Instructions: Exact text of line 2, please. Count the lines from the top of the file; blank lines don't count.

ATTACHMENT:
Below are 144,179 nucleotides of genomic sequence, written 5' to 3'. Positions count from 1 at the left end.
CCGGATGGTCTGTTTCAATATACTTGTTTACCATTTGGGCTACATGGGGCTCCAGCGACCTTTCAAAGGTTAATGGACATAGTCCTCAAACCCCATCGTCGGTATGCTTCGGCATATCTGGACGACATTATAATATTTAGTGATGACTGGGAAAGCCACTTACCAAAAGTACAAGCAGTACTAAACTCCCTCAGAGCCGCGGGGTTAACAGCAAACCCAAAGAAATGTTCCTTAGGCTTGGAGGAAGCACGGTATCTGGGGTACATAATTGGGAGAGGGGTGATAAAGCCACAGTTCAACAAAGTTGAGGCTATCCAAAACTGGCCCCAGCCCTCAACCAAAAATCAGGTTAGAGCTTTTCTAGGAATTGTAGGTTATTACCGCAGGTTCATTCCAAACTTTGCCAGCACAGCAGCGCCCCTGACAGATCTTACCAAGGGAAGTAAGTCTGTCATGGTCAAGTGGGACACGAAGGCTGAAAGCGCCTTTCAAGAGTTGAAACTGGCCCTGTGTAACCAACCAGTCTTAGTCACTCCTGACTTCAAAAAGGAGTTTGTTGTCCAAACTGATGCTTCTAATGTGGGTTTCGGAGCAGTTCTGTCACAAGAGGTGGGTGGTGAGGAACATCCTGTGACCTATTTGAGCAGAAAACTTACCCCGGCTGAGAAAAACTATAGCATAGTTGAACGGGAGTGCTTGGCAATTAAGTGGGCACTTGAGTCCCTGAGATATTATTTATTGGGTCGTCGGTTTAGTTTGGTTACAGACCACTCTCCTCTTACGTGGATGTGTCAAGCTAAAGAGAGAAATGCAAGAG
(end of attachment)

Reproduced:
CCGGATGGTCTGTTTCAATATACTTGTTTACCATTTGGGCTACATGGGGCTCCAGCGACCTTTCAAAGGTTAATGGACATAGTCCTCAAACCCCATCGTCGGTATGCTTCGGCATATCTGGACGACATTATAATATTTAGTGATGACTGGGAAAGCCACTTACCAAAAGTACAAGCAGTACTAAACTCCCTCAGAGCCGCGGGGTTAACAGCAAACCCAAAGAAATGTTCCTTAGGCTTGGAGGAAGCACGGTATCTGGGGTACATAATTGGGAGAGGGGTGATAAAGCCACAGTTCAACAAAGTTGAGGCTATCCAAAACTGGCCCCAGCCCTCAACCAAAAATCAGGTTAGAGCTTTTCTAGGAATTGTAGGTTATTACCGCAGGTTCATTCCAAACTTTGCCAGCACAGCAGCGCCCCTGACAGATCTTACCAAGGGAAGTAAGTCTGTCATGGTCAAGTGGGACACGAAGGCTGAAAGCGCCTTTCAAGAGTTGAAACTGGCCCTGTGTAACCAACCAGTCTTAGTCACTCCTGACTTCAAAAAGGAGTTTGTTGTCCAAACTGATGCTTCTAATGTGGGTTTCGGAGCAGTTCTGTCACAAGAGGTGGGTGGTGAGGAACATCCTGTGACCTATTTGAGCAGAAAACTTACCCCGGCTGAGAAAAACTATAGCATAGTTGAACGGGAGTGCTTGGCAATTAAGTGGGCACTTGAGTCCCTGAGATATTATTTATTGGGTCGTCGGTTTAGTTTGGTTACAGACCACTCTCCTCTTACGTGGATGTGTCAAGCTAAAGAGAGAAATGCAAGAG